Sleep Apnea

sleepapneaSome statistics suggest that over 18 million Americans are impacted by sleep apnea—and that over half of these men and women are unaware they are affected by the condition. Sleep apnea can dramatically increase risks to an individual’s life and overall health, and result in debilitating effects to one’s day-to-day livelihood. Fortunately, there are advanced treatment options available from our dentist in Elgin that can reduce the symptoms of sleep apnea and give patients a healthier, more restful night’s sleep. If you are troubled by sleep apnea, Dr. Dean Lodding and our experienced team team at Smile for Life Dental can help.

What Is Sleep Apnea?

Sleep apnea is a condition typically characterized by interruptions in normal breathing throughout the night. While snoring is not always indicative of sleep apnea, there is a high correlation between the two. Sleep apnea is an alarmingly common sleep disorder that can cause extensive breathing pauses while sleeping and other symptoms that can be a threat to one’s life and health. Since many people with sleep apnea are not aware that they may have the condition, it is often necessary for a loved one who has observed them in their sleep to raise concerns that something might be wrong. If you think you may have sleep apnea, there are treatments available that have successfully helped many people decrease the health risks associated with the condition.

What Are the Symptoms of Sleep Apnea?

When the muscles and soft tissues of the throat, tongue, and nasal passages become overly relaxed during sleep, the airways can narrow and prevent sufficient oxygen flow. These collapsing airways are the cause of sleep apnea, and can quickly manifest symptoms such as severe snoring and teeth grinding or clenching. Individuals with sleep apnea can experience frequent interruptions of breath that last up to ten seconds or more, which can lead to serious health risks when left untreated. Symptoms of sleep apnea may also include headache, irritability, the need to go to the bathroom several times during the night, abruptly waking up with a choking or gasping sensation, restlessness during the day, fatigue, trouble focusing, and other potential effects.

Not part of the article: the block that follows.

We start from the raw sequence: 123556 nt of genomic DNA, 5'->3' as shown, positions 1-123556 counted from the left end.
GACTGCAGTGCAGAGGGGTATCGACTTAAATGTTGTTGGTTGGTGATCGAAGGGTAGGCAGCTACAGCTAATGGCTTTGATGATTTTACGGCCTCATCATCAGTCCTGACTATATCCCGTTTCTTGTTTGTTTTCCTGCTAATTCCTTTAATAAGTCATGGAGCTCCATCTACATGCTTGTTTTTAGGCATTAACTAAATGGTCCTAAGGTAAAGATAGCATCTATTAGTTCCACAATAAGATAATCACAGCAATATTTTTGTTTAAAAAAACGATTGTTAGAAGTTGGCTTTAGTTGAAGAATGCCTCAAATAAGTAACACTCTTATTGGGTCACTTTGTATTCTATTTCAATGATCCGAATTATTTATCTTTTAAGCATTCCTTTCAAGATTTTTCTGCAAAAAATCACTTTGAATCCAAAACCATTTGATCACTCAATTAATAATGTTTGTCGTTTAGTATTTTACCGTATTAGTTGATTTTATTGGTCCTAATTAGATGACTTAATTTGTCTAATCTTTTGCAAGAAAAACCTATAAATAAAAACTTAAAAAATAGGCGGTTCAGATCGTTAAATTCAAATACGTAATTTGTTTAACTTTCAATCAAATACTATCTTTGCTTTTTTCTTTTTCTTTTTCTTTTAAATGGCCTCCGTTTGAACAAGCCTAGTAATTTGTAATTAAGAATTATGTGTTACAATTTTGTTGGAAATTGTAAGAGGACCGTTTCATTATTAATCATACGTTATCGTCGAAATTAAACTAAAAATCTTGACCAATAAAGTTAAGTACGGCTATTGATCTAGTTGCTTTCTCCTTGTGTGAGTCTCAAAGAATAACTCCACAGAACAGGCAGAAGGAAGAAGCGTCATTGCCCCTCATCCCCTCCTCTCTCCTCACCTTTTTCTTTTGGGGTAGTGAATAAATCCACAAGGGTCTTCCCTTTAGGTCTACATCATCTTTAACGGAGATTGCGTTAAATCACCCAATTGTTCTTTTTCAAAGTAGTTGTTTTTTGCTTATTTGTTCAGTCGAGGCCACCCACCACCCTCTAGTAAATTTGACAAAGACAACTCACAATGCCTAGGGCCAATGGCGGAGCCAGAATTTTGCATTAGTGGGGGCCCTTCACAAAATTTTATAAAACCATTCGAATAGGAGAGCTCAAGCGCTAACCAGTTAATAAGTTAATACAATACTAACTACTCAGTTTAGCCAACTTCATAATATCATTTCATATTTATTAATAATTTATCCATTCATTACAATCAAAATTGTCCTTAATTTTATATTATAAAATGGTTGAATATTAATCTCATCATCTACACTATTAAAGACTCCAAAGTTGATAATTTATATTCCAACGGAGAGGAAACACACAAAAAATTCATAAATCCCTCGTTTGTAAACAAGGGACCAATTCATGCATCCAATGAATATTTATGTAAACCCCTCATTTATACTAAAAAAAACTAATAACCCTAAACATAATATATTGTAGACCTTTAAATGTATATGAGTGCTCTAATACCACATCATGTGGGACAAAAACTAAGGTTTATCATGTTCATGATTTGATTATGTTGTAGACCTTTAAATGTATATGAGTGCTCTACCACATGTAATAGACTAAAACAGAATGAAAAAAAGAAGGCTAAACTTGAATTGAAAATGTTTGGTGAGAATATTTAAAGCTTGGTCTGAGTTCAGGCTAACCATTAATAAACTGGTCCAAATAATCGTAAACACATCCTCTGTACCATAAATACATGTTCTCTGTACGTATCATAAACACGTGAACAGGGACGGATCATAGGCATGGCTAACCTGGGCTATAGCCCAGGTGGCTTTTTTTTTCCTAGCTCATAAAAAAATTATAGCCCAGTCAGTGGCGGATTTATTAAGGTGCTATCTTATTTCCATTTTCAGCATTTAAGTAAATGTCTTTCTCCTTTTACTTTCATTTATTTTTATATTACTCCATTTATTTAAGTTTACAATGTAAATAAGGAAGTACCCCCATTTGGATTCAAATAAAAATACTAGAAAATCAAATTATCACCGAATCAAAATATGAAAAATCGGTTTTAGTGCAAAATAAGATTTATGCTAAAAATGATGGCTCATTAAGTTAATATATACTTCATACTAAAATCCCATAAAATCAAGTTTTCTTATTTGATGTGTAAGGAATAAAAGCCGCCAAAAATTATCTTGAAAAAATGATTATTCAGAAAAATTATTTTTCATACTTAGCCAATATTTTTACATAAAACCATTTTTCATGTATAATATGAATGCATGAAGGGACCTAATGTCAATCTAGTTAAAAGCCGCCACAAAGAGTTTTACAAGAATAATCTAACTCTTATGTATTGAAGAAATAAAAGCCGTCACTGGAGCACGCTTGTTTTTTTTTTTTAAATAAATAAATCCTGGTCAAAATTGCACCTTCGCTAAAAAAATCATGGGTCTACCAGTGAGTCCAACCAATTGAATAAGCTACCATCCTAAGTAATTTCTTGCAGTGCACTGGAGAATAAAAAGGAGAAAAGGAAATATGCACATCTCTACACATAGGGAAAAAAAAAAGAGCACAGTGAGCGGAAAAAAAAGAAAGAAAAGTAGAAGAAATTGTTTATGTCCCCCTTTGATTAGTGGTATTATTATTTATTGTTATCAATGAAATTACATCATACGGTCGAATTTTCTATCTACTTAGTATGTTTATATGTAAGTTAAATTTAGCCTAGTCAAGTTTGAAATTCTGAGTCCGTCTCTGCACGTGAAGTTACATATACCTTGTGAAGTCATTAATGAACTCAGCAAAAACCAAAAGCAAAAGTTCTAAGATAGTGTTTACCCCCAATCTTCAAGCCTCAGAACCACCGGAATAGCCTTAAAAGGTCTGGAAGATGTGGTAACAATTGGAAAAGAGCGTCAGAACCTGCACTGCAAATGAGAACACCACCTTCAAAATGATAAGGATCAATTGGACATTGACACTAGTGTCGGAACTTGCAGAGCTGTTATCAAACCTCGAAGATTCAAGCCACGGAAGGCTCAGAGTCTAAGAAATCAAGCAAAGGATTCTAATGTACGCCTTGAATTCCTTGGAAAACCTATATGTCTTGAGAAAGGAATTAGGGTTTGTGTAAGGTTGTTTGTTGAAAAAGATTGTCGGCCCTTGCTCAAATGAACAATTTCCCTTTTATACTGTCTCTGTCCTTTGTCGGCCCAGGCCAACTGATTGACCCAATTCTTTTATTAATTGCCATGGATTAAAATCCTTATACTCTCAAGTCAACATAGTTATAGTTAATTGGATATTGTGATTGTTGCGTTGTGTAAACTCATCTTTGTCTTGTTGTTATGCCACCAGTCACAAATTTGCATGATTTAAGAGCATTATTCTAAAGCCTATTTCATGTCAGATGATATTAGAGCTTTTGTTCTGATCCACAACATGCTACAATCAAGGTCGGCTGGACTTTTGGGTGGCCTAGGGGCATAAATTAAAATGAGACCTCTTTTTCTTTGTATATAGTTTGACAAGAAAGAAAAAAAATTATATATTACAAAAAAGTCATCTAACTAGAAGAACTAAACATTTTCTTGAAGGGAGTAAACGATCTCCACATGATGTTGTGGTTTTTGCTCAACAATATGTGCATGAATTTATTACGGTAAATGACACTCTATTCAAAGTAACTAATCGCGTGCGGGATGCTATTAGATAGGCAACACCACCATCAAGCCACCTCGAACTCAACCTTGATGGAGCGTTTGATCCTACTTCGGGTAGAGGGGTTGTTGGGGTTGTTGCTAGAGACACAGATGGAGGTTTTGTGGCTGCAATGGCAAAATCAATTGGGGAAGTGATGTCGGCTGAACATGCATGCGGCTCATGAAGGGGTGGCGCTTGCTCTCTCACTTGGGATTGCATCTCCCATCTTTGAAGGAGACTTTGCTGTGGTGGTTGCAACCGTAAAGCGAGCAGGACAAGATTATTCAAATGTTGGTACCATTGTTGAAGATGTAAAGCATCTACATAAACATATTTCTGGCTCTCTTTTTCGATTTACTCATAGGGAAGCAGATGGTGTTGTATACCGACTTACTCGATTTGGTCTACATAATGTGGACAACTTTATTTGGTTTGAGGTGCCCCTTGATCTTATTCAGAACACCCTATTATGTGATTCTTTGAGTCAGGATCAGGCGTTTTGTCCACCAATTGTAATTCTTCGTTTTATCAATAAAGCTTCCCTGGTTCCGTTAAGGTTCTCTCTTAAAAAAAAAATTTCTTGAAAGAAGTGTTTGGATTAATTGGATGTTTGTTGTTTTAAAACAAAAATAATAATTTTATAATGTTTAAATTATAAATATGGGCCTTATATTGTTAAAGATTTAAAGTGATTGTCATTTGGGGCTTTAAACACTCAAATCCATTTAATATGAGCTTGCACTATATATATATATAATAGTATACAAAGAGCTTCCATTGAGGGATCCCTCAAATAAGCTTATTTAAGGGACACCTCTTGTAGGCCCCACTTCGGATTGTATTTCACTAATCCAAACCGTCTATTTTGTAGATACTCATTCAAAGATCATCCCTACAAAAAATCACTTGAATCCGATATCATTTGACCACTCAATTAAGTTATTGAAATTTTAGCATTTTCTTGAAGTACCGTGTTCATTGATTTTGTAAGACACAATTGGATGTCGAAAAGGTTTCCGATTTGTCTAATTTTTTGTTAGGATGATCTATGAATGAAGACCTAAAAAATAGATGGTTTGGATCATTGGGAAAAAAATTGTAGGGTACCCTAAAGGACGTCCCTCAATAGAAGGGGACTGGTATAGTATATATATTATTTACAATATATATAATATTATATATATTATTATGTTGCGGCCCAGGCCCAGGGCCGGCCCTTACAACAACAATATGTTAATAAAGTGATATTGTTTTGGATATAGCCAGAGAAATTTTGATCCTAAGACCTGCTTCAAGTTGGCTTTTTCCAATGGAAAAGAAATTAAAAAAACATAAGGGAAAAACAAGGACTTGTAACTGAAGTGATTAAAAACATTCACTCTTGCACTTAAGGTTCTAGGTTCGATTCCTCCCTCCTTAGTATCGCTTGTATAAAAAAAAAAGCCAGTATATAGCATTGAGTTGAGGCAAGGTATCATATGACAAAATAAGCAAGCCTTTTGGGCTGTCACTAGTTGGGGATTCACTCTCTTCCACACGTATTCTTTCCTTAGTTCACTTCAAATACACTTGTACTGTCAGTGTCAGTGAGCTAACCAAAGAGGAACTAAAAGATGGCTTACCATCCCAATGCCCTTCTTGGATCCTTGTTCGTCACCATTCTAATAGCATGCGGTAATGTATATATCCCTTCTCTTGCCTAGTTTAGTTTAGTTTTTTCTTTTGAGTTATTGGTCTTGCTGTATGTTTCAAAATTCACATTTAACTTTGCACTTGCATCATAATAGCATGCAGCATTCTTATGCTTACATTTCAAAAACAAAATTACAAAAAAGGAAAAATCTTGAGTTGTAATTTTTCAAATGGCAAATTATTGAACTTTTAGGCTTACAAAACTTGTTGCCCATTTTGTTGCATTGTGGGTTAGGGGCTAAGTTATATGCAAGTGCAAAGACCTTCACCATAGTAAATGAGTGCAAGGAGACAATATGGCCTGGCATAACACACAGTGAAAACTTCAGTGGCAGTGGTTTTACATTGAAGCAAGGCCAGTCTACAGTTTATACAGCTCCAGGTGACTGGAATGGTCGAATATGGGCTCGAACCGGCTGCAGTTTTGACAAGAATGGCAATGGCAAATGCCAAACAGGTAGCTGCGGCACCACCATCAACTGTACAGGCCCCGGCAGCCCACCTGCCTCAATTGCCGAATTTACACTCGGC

What Are the Health Risks of Sleep Apnea?

One of the first side effects to develop from sleep apnea is a chronic feeling of fatigue or sluggishness due to constant interruptions of sleep. When left untreated, sleep apnea can lead to more serious health concerns, including:

Short-term memory loss
High blood pressure
Gastric reflux
Heart disease
Auto accidents/work accidents
Sexual dysfunction

In severe cases of sleep apnea, the condition may even cause sudden cardiac death. If you suspect that you or a loved one may be suffering from sleep apnea, attaining a proper diagnosis and receiving treatment is essential for avoiding these health risks and once again feeling well-rested.


Sleep apnea can manifest in a variety of forms. There are three major types of sleep apnea:

  • Obstructive Sleep Apnea

    Obstructive Sleep Apnea, or OSA, is the most common type of sleep apnea. OSA is a condition characterized by the excessive relaxation of oral or nasal tissues, which can create a near-blockage or total blockage of airways during sleep. Breathing pauses of several seconds can occur multiple times while sleeping because of this, leading to desaturated oxygen levels in the blood and a more rapid heart rate. A choking or gasping sensation can also result from OSA as the body is trying to alert the brain that normal breathing has ceased.

  • Central Sleep Apnea

    Central Sleep Apnea (CSA) is a type of sleep apnea characterized by the brain’s inability to consistently send signals to muscles that control normal rates of breathing during sleep. CSA is less common than OSA; however, it is equally as dangerous. This form of sleep apnea seems to often afflict patients who have suffered from stroke, cervical spine (neck) disorders, and problems that affect the brainstem. Individuals who suffer from severe obesity and those who are on certain kinds of medication may also be affected by CSA. This condition shares many of the same symptoms and effects caused by OSA, including dangerous breathing pauses while sleeping.